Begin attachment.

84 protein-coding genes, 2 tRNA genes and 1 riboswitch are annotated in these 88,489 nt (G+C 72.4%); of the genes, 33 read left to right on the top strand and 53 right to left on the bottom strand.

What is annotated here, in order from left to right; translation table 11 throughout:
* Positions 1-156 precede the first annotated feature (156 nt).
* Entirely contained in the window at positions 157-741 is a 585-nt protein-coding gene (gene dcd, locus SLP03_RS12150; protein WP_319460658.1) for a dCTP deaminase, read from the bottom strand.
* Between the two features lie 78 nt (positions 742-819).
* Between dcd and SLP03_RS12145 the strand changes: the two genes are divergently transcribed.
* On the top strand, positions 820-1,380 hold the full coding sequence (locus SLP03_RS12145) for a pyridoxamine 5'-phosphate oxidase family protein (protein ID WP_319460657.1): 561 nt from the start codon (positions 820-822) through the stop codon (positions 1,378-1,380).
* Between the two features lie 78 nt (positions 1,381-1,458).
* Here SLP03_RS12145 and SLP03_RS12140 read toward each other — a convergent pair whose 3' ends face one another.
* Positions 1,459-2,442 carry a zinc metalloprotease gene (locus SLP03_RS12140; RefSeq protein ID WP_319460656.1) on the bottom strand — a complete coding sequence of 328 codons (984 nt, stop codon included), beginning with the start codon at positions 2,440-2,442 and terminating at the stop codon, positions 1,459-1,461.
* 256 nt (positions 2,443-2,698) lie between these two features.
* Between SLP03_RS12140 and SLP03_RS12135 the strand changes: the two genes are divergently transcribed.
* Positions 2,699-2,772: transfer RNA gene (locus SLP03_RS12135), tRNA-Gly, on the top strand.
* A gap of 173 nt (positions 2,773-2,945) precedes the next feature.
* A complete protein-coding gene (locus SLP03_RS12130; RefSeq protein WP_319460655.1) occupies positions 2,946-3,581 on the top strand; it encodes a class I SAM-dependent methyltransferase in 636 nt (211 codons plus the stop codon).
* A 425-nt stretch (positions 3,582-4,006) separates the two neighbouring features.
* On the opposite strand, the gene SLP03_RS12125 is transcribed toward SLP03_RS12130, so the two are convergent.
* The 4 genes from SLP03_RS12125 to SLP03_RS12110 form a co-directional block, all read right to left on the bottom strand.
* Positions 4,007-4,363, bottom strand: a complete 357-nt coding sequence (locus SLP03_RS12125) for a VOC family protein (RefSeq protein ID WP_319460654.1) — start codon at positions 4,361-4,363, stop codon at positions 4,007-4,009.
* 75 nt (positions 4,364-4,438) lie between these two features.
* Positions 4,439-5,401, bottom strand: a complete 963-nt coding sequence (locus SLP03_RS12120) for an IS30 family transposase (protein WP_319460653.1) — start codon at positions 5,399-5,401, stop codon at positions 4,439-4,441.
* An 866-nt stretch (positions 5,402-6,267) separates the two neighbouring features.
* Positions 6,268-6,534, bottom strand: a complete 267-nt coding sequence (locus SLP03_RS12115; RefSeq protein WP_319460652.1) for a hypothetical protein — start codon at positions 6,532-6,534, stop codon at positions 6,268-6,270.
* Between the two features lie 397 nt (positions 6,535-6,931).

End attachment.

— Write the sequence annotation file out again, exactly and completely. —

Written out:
84 protein-coding genes, 2 tRNA genes and 1 riboswitch are annotated in these 88,489 nt (G+C 72.4%); of the genes, 33 read left to right on the top strand and 53 right to left on the bottom strand.

What is annotated here, in order from left to right; translation table 11 throughout:
* Positions 1-156 precede the first annotated feature (156 nt).
* Entirely contained in the window at positions 157-741 is a 585-nt protein-coding gene (gene dcd, locus SLP03_RS12150; protein WP_319460658.1) for a dCTP deaminase, read from the bottom strand.
* Between the two features lie 78 nt (positions 742-819).
* Between dcd and SLP03_RS12145 the strand changes: the two genes are divergently transcribed.
* On the top strand, positions 820-1,380 hold the full coding sequence (locus SLP03_RS12145) for a pyridoxamine 5'-phosphate oxidase family protein (protein ID WP_319460657.1): 561 nt from the start codon (positions 820-822) through the stop codon (positions 1,378-1,380).
* Between the two features lie 78 nt (positions 1,381-1,458).
* Here SLP03_RS12145 and SLP03_RS12140 read toward each other — a convergent pair whose 3' ends face one another.
* Positions 1,459-2,442 carry a zinc metalloprotease gene (locus SLP03_RS12140; RefSeq protein ID WP_319460656.1) on the bottom strand — a complete coding sequence of 328 codons (984 nt, stop codon included), beginning with the start codon at positions 2,440-2,442 and terminating at the stop codon, positions 1,459-1,461.
* 256 nt (positions 2,443-2,698) lie between these two features.
* Between SLP03_RS12140 and SLP03_RS12135 the strand changes: the two genes are divergently transcribed.
* Positions 2,699-2,772: transfer RNA gene (locus SLP03_RS12135), tRNA-Gly, on the top strand.
* A gap of 173 nt (positions 2,773-2,945) precedes the next feature.
* A complete protein-coding gene (locus SLP03_RS12130; RefSeq protein WP_319460655.1) occupies positions 2,946-3,581 on the top strand; it encodes a class I SAM-dependent methyltransferase in 636 nt (211 codons plus the stop codon).
* A 425-nt stretch (positions 3,582-4,006) separates the two neighbouring features.
* On the opposite strand, the gene SLP03_RS12125 is transcribed toward SLP03_RS12130, so the two are convergent.
* The 4 genes from SLP03_RS12125 to SLP03_RS12110 form a co-directional block, all read right to left on the bottom strand.
* Positions 4,007-4,363, bottom strand: a complete 357-nt coding sequence (locus SLP03_RS12125) for a VOC family protein (RefSeq protein ID WP_319460654.1) — start codon at positions 4,361-4,363, stop codon at positions 4,007-4,009.
* 75 nt (positions 4,364-4,438) lie between these two features.
* Positions 4,439-5,401, bottom strand: a complete 963-nt coding sequence (locus SLP03_RS12120) for an IS30 family transposase (protein WP_319460653.1) — start codon at positions 5,399-5,401, stop codon at positions 4,439-4,441.
* An 866-nt stretch (positions 5,402-6,267) separates the two neighbouring features.
* Positions 6,268-6,534, bottom strand: a complete 267-nt coding sequence (locus SLP03_RS12115; RefSeq protein WP_319460652.1) for a hypothetical protein — start codon at positions 6,532-6,534, stop codon at positions 6,268-6,270.
* Between the two features lie 397 nt (positions 6,535-6,931).